The Jeffersonian: Politicks, Sports, and Culture

Tuesday, July 12, 2005

Lyle Larson: Not a Friend to the Less Fortunate

Today's Express-News has a particularly disturbing article about County Commissioner Lyle Larson's efforts to keep low-income housing out of his quadrant of Bexar County. What's his excuse? Well that's what my constituents want!

County Commissioner Lyle Larson can't build a wall around his North Side precinct to keep out poor people, but he's doing his best to show constituents he's not making it any easier for them to move in, either.

The Precinct 3 commissioner has shut off an important financial tool used to create affordable apartment housing in his precinct unless it is for seniors or remains 100 percent on the tax rolls.

"I'm not a rocket scientist," Larson said. "This is just how I feel because of the feedback I get."

Larson's stance has civil rights advocates and housing officials questioning whether the policy promotes discrimination against people with low incomes.

County Judge Nelson Wolff called it a bad idea.

No nonprofit developers have complained, because they are afraid that would hinder future deals with the county. Also, they can turn to other agencies for help.

But the policy can mean one less option for financing as developers try to shave costs in every possible way to keep rents low. That could make it harder for low-income families to find an affordable place to live on the North Side.

Larson instituted the rule more than two years ago, and the Bexar County Housing Finance Corp. board, which is made up of the county commissioners, went along with him and adopted it as official policy in November 2003.

County bond financing is an important avenue for developers of affordable housing; the only other bond finance options are the San Antonio Housing Finance Corp. and, to a lesser extent, Texas Department of Housing and Community Affairs.

Larson's main justification for the policy is that North Side apartments are so plentiful, rents have been driven down.

"We've experienced a huge influx of growth in northern Bexar County," Larson said, "and I don't believe that the government should help subsidize development."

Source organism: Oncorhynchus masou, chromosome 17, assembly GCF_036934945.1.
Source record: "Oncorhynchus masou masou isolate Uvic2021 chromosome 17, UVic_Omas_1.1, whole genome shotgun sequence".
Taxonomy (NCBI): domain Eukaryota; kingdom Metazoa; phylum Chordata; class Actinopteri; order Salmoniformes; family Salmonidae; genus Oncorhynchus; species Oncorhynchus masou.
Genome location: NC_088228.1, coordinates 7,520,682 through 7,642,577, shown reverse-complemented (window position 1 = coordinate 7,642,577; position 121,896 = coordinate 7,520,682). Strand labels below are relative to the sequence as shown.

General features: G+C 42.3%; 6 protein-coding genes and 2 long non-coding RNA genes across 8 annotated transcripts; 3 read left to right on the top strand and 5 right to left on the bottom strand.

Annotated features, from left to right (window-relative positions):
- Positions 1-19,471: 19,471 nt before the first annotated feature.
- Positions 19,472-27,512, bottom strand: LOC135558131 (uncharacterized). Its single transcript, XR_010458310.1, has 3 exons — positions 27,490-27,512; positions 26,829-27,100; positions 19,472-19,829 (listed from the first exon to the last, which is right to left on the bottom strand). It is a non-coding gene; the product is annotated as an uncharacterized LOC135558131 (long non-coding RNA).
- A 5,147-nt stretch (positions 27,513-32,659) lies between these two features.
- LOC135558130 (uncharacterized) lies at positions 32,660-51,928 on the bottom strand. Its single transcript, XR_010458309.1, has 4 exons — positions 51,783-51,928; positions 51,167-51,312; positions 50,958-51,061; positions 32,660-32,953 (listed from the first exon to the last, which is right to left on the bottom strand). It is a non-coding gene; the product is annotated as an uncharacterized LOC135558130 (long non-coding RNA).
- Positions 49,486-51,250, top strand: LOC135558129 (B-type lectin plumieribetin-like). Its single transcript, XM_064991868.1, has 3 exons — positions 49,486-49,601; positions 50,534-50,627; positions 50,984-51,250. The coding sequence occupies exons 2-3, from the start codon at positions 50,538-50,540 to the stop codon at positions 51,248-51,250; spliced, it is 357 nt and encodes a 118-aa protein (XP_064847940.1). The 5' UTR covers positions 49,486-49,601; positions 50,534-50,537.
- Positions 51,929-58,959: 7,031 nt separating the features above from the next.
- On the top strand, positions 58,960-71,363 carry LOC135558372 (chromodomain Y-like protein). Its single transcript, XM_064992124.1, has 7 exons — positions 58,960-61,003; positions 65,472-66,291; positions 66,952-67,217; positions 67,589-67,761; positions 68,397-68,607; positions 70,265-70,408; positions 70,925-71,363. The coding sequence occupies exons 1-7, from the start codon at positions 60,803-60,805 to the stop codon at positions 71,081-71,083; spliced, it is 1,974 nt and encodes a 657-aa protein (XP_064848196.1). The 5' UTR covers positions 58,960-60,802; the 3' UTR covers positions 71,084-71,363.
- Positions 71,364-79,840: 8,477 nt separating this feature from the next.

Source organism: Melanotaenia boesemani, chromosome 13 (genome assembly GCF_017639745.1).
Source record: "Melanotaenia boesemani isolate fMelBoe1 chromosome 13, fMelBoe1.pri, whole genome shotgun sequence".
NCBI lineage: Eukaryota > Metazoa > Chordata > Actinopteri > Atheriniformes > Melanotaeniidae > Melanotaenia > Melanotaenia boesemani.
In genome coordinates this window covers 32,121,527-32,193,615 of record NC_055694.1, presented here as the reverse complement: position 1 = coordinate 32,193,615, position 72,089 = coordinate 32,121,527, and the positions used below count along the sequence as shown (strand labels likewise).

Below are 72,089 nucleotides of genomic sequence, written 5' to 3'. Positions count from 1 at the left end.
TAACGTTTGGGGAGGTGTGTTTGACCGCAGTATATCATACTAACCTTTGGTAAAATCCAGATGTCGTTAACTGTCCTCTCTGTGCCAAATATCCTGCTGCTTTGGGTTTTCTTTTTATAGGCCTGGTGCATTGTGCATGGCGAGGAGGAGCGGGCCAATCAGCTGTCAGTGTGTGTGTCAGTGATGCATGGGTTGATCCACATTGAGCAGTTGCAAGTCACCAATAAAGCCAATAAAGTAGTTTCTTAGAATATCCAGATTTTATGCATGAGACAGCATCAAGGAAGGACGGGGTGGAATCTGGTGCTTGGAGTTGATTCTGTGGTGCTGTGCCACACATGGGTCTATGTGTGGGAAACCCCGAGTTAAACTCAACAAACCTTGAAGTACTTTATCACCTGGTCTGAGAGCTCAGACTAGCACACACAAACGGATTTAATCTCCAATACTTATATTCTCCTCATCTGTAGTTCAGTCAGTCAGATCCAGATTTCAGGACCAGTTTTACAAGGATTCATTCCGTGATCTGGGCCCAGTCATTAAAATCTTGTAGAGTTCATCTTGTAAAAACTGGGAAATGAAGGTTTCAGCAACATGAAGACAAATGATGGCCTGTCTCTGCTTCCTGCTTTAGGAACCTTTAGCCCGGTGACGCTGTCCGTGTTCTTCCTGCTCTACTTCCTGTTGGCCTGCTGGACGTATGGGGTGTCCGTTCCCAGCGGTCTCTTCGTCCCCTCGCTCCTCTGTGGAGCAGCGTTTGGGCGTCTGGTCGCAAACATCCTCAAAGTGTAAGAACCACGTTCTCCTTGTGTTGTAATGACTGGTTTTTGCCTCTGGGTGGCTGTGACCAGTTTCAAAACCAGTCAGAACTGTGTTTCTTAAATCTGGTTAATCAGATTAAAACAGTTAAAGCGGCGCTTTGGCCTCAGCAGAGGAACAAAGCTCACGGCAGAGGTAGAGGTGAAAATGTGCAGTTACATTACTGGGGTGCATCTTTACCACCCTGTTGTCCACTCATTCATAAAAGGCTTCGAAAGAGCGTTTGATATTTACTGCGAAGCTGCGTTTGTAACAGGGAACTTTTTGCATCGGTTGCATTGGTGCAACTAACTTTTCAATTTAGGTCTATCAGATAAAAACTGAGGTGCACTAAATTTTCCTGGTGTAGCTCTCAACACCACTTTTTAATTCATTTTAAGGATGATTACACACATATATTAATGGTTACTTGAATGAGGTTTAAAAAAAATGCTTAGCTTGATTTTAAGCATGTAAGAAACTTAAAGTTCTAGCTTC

Larson said he thinks of affordable housing financing as economic development that is best steered toward poorer precincts, "not areas that are being developed in a rampant way."

But critics said his policy could keep the poor from enjoying the benefits of an economically healthy part of the county, with lower crime rates, proximity to better jobs and more stable neighborhoods.

One key benefit for families is education, and the school districts in Precinct 3 have the some of the highest-achieving students, best programs and nicest facilities in the county.


"There's a lot of folks who have to traverse the city" to reach low-paying jobs on the North Side, Phillips said. "It's important that affordable housing be located where the jobs are."

Several studies have shown it's good for the children of those low-income families to attend school with more affluent kids.

The economically disadvantaged child in that situation seems to advance more quickly, said Dick Lavine, senior fiscal analyst for the Center for Public Policy Priorities in Austin.


At first glance, the county's policy looks like it could violate the federal Fair Housing Act, said Patricia Campbell, regional spokeswoman for the U.S. Department of Housing and Urban Development's Fort Worth office.

It might hinder the construction of housing, or assisted housing, for families with children, or for younger people with disabilities, Campbell said.

Her office has not closely examined the policy, she said, but it would investigate if a complaint were filed.

Brendan Gill, a lawyer with Texas RioGrande Legal Aid, said the policy needs to be reviewed as to whether "there was a rational basis for this different standard in the most affluent precinct."

That precinct, Larson said, is saturated with multifamily development and there's no reason to foster more of it.

"It has nothing to do with discrimination on social or ethnic lines," he said. "I think that's always the cop-out."

Jim Harrington of the Texas Civil Rights Project said Larson's reasons sound familiar.

"He's certainly expressed the right words to protect himself from litigation," Harrington said. "What he's really trying to do is, he wants to keep out poor people, basically."

Larson bristled at the charge that his policy amounts to discrimination.

"That's the weakest argument that anybody can use in modern times," Larson said, "especially if you've got a track record of never ever showing any of that."


The rest of the commissioners went along with Larson on his policy, in keeping with a longtime gentlemen's agreement of county government.

"We tend to respect the wishes of each commissioner in their precinct," said Precinct 2 Commissioner Paul Elizondo, who chairs the housing finance board. "You need that other commissioner on other things."

Wolff seldom participates in the housing finance corporation meetings and didn't know about the policy until he learned of it from a reporter.

"I don't think it's good public policy to have one set of rules for three precincts and one set of rules for another," he said.